The ability to choose not just a good mod but a great mod for Minecraft (or any other moddable title) lies in a few key factors. The predicament plaguing PC gamers asks the age-old question: “How far do I want to mod and will it break the game?” From the silly rocket launcher firing chickens to the more seriously constructed overhauls that completely gut and rebuild an entire world, the modding options for any given game are practically endless. In the end it’s up to the gamer’s personal choice and opinion of what they feel is fun, but following some useful guidelines can make choosing a mod easier.
Whether fresh to modding or just excited over a moddable title, we’ve all been guilty of the mod overdose at some point. It can be easy to swamp the experience drowning a game in too many changes at once. Anyone that’s played Team Fortress 2 on PC understands, especially after they’ve been to that certain server running 50 mods at once. It’s pure chaos with mods conflicting, overlapping, overpowering something while nerfing the other, causing all manner of bugs, glitches, and general ridiculousness. Jumping over a two story building while dropping a nuclear bomb that turns all enemies into ice cream sundaes while playing the theme to Monty Python’s Flying Circus is funny…at first. It may take five hours or only five minutes but everyone reaches their limit at some point and the sensory overload is too much. Every gamer eventually figures out that they have the ability to disconnect from the game and disable the insanity.
No conflicts. This rules goes hand in hand with the first rule, but also brings up the point of managing multiple add-ons and mods running at the same time. It’s a bigger issue these days with a lot of games using shared APIs and a lot of mod loader programs make things easier for the modder to detect possible conflicts. All it takes is one mod to change a setting and another mod trying to change that same setting to something else. The result? Bugs, crashes, and any manner of unpredictability. If you’re running multiple mods definitely use a mod loader that looks for these conflicts, because the kid that wrote a mod over the weekend on a whim may not have been as thorough in testing it or keeping it up to date with each patch. If a mod isn’t finished there’s really no point in running it as it will just be more trouble than it’s worth. A good cook chooses flavors that compliment each other and never over-seasons the dish.
Have fun. What’s makes a game fun? Is it the laughs? The story? The challenge? Every gamer has their own opinion. Just make sure that the mods choosen to run don’t suck the fun out of the experience. Sure, first thoughts of what may ruin a game’s fun may drift toward mods that make a game more difficult than normal, but don’t make the game so easy as to be pointless. Being an overpowered deity sounds amazing…until you become bored to the point of not wishing to play anymore.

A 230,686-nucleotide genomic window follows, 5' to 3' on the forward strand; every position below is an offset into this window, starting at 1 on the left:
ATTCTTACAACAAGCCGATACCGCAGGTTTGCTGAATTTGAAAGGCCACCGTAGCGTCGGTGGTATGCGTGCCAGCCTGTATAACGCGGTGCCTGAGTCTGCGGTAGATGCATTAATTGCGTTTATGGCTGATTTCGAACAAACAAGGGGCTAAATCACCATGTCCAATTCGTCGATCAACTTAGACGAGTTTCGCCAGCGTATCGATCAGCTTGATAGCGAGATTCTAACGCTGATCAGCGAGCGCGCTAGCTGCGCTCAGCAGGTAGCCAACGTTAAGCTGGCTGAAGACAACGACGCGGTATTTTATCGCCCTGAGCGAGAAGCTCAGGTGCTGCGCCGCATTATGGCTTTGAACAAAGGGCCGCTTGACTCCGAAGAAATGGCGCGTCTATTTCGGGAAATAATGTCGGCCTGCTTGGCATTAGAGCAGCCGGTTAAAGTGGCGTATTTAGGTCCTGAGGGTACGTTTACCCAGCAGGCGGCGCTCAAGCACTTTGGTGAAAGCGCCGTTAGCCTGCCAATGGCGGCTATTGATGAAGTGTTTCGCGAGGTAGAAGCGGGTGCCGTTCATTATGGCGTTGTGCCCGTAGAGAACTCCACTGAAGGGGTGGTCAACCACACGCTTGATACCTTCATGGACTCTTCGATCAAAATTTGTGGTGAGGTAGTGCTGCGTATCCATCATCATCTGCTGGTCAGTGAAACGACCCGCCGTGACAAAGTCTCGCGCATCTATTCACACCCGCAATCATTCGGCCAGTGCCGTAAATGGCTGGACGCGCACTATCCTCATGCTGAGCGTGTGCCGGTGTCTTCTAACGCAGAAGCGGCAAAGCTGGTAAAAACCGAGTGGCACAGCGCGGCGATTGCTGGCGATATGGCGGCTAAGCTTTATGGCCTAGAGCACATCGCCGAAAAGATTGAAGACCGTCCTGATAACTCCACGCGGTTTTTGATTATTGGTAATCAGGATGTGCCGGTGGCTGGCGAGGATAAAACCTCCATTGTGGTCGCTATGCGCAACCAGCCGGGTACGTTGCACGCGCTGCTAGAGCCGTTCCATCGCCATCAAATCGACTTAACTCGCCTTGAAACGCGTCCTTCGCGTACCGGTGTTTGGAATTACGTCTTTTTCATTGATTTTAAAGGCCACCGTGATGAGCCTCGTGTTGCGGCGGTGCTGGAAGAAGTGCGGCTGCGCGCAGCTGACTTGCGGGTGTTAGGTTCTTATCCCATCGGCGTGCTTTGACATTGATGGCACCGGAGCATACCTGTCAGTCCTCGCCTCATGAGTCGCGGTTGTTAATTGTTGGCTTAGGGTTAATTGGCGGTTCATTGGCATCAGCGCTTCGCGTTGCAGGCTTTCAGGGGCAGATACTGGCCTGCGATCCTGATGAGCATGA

And now without further ado, five mods every Minecrafter should check out, chosen carefully based on the above rules.
1. ModLoader and MCPatcher
Before doing anything, install manager programs as they help organize mods and add-ons much easier than installing each one manually. They also allow enabling or disabling of any given mod with the flip of a switch. Additionally, they warn about conflicting mods.
2. A good RPG Texture Pack such as DokuCraft
The High Resolution and Photorealistic packs can be pretty, but the challenge lies in the limitations of wrapping those textures around cubic models. By finding a good texture pack that embraces this limitation Minecraft can be much more aesthetically pleasing. A favorite has always been DokuCraft which, to use an analogy, is like upgrading from the NES to Super Nintendo graphics-wise. A good texture pack fleshes out Minecraft’s graphic potential without drastically calling attention to its limitations.
3. MAatmos Sound
Looking at games like Silent Hill that use sound as a big portion of rendering an environment and immersing the player, it can be easy to overlook a simpler game’s sound like Minecraft. When running a sound mod like this, one wonders how Minecraft was played without it.
4. Rei’s Minimap
Anyone that has dabbled around in the Minecraft universe knows how easy it is to get lost, especially while exploring caves underground. The stock map and compass items can be difficult to craft and cumbersome to use. Finding a good mod to help with navigation almost seems overpowered in a game that lacks outstanding landmarks for use in getting one’s bearings… almost. The entire reason mini-maps were invented was to speed up the time it took gamers drawing maps in real life on pads of paper. And in a universe where a man can punch a tree to lumber in a matter of seconds, a scrolling mini-map isn’t a huge stretch.
5. Add more biomes with a mod like ExtraBiomesXL
Minecraft’s inherent scale of difficulty is based on the time it takes to gather and craft things needed to continue exploring. Looking at the same few biomes day in and day out can get boring. Spice things up by installing a biome mod that creates anything from subtle to silly. There are even mods that allow floating dungeon islands or a portal made of cheese that transports players to the moon!
Remember, exploration is half the fun in a game like Minecraft, so feel free to try out any mod discovered. If you keep the three guidelines in mind it will open a door of endless Minecraft possibilities without a closet full of rubbish falling on your head, and a creeper exploding on it.